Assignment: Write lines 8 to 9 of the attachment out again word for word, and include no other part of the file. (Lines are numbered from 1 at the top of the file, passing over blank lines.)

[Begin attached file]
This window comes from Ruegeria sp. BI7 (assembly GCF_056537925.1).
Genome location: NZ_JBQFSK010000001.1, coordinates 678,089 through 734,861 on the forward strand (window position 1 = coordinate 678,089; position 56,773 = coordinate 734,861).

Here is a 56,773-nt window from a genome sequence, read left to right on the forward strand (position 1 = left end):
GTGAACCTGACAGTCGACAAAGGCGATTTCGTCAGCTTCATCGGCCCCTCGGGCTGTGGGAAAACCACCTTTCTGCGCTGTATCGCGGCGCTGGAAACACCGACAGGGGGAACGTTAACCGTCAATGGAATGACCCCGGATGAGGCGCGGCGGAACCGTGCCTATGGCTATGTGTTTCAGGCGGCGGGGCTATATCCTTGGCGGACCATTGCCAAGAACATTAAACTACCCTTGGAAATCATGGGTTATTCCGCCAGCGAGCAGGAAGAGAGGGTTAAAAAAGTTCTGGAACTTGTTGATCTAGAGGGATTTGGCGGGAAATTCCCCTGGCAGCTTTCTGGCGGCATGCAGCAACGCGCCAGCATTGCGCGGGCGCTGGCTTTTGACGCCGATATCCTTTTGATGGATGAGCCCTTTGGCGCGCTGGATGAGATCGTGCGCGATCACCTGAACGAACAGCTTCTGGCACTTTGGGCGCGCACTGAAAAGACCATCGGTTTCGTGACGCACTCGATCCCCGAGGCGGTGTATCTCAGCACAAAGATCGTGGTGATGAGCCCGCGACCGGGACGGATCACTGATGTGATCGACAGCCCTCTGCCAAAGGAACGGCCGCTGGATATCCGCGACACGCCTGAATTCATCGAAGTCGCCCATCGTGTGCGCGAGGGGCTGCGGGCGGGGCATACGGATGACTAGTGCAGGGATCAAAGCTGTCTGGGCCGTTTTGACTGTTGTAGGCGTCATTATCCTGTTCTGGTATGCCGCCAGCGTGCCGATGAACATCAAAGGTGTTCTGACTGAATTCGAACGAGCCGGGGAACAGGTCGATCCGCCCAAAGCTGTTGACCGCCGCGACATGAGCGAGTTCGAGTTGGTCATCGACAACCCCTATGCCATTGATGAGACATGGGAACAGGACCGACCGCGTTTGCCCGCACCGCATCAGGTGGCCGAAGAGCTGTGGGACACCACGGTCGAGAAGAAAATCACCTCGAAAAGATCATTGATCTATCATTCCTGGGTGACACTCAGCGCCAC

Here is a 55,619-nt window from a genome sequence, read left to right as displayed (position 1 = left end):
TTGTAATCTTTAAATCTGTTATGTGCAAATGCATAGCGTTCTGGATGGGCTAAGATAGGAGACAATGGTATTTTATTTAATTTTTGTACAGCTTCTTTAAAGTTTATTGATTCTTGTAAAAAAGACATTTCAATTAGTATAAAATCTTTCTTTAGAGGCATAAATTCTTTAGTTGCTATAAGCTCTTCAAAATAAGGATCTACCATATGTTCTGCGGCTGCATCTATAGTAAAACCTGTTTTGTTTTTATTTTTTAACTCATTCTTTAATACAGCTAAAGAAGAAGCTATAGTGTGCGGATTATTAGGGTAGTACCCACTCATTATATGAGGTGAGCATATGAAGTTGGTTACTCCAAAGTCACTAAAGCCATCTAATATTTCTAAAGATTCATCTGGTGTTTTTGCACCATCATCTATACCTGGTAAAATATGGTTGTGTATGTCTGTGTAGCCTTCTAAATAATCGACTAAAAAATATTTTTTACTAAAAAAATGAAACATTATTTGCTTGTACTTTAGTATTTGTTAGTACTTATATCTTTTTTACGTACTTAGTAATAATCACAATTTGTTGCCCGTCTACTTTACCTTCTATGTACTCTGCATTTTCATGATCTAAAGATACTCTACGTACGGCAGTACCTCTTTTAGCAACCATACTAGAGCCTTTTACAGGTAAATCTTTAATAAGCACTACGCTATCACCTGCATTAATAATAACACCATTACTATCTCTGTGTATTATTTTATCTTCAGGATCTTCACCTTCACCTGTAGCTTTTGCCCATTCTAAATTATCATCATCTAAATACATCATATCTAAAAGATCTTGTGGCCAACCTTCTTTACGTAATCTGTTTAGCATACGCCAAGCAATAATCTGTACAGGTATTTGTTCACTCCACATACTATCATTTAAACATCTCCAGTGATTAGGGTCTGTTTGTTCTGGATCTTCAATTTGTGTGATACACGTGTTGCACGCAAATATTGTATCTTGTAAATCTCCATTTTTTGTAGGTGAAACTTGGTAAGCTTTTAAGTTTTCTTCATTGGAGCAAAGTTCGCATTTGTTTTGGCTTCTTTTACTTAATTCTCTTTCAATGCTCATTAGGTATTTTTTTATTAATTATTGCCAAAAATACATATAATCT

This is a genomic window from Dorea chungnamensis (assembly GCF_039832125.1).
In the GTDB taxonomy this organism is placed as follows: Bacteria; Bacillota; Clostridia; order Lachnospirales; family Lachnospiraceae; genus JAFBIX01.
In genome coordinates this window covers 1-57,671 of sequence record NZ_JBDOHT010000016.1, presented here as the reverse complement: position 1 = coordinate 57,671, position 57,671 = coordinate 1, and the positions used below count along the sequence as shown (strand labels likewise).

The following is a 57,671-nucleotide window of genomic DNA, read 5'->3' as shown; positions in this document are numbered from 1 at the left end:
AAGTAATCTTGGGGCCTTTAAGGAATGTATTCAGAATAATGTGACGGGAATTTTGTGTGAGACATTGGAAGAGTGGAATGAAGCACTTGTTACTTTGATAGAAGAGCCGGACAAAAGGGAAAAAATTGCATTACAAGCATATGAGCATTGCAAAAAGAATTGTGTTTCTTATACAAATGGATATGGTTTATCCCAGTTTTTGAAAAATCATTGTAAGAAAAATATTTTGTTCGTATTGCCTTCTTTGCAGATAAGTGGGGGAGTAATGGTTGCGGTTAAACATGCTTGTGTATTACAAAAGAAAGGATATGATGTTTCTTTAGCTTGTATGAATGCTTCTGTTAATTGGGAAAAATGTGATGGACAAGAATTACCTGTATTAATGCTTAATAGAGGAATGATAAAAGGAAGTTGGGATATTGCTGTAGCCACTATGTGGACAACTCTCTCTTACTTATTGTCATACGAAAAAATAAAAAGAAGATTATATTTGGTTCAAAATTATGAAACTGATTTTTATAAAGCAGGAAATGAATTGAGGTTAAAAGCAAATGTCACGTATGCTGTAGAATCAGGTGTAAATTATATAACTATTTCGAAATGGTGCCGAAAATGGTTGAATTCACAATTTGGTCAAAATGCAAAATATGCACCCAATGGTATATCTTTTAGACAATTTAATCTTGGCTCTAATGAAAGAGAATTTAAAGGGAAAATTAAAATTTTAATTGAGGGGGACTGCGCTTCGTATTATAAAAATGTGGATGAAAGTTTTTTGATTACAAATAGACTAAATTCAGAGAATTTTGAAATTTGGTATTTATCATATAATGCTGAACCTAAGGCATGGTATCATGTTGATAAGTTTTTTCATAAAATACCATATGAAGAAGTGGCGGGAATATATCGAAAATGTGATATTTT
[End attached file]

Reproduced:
In the GTDB taxonomy this organism is placed as follows: Bacteria; Bacillota; Clostridia; order Lachnospirales; family Lachnospiraceae; genus JAFBIX01.
In genome coordinates this window covers 1-57,671 of sequence record NZ_JBDOHT010000016.1, presented here as the reverse complement: position 1 = coordinate 57,671, position 57,671 = coordinate 1, and the positions used below count along the sequence as shown (strand labels likewise).